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Planning Overhaul Could Ignite Growth


North East councils are being urged to embrace new planning guidelines and help ignite regional economic growth.

NECC is urging North East councils to embrace new planning guidelines and help ignite economic growthNorth East councils are being urged to embrace new planning guidelines and help ignite regional economic growth.

The North East Chamber of Commerce has underlined the importance of robust planning policy and services as the region sees the biggest cuts to council planning and development spending in the country.

The North East has the highest percentage fall in local government spending at 6%, but this has resulted in a 44% cut to regional planning and development budgets, by far the largest cut to any council service.

Nationally this picture is only slightly better with councils facing on average 4% budget cutbacks equating to 39% reductions to planning and development spending.

NECC Director of Policy, Ross Smith, said:

"The Government's austerity drive continues to impact heavily on the region and reductions to planning budgets are something of an unseen killer for economic growth.

"Councils must ensure that service levels, planning experience and current charges are all maintained and we avoid punishing levels of planning application fees in the North East when authorities are required to set their own rates."

There are now 134 jobs per sq km in the North East compared to 205 in the rest of England providing an opportunity for 50% potential growth.

"We must be pro-development," added Ross. "I don't mean approve anything, but obstacles must be removed so businesses can find and develop appropriate sites.

"As a region we have huge potential. By grabbing the opportunity created by planning reform we could deliver a major chunk of the growth the UK economy needs, but that more congested regions will struggle to deliver.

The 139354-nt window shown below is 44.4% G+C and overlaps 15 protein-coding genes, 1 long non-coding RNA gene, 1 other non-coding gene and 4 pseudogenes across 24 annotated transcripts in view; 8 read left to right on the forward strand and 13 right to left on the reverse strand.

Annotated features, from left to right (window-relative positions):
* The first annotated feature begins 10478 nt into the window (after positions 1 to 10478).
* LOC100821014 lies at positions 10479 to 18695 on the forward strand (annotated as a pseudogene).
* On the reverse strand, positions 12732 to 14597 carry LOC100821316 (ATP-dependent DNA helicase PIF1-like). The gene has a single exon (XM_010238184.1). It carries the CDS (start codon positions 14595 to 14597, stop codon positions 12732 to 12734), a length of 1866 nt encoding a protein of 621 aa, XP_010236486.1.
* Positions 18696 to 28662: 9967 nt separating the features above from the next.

"The North East has the lowest land costs and energy prices, enormous resource availability and a lack of congestion that should see businesses flocking to and expanding in the region, but restrictive planning policy is hampering many."

NECC sees regional capacity for growth as a competitive advantage. The NPPF has been designed to make it easier, but planners must be quick to adopt proposals.

Ross said:

"As a region we must focus on proactive planning and see the role of planning as much more than a development control policeman. Achieving this culture change will be more effective than any legal change.

"The new presumption in favour of sustainable growth does not mean blanket development, but places an onus on local authorities and statutory consultees to proactively help overcome issues to otherwise sustainable schemes."

A survey of planning applicants by the British Chambers of Commerce shows:

• 39% did not have applications dealt with in the statutory timescale.
• 69% believe decisions often made on political grounds
• 56% believe decisions often contrary to officers' advice
• 30% of appellants say appeal took over six months
• 60% say appeal was granted
• 72% say advice is different depending on local authority
• 59% say they are unable to speak to planning committee members

Ross said:

"Having a single framework increases accessibility to information and will enable a much better understanding of planning policy, which will hopefully make it easier for developers and business to contribute to it in the future.

"We must embrace the ethos of saying yes as quickly as possible – this doesn't mean giving due consideration to projects that could be detrimental to the North East's environment, it means getting to the correct decision faster. We should welcome development more than any other area as we have more capacity for development than any other area.

"There has been a clear fall in the number of decisions being made over past five years but if anything it is worse that decisions are not being made within set timescales."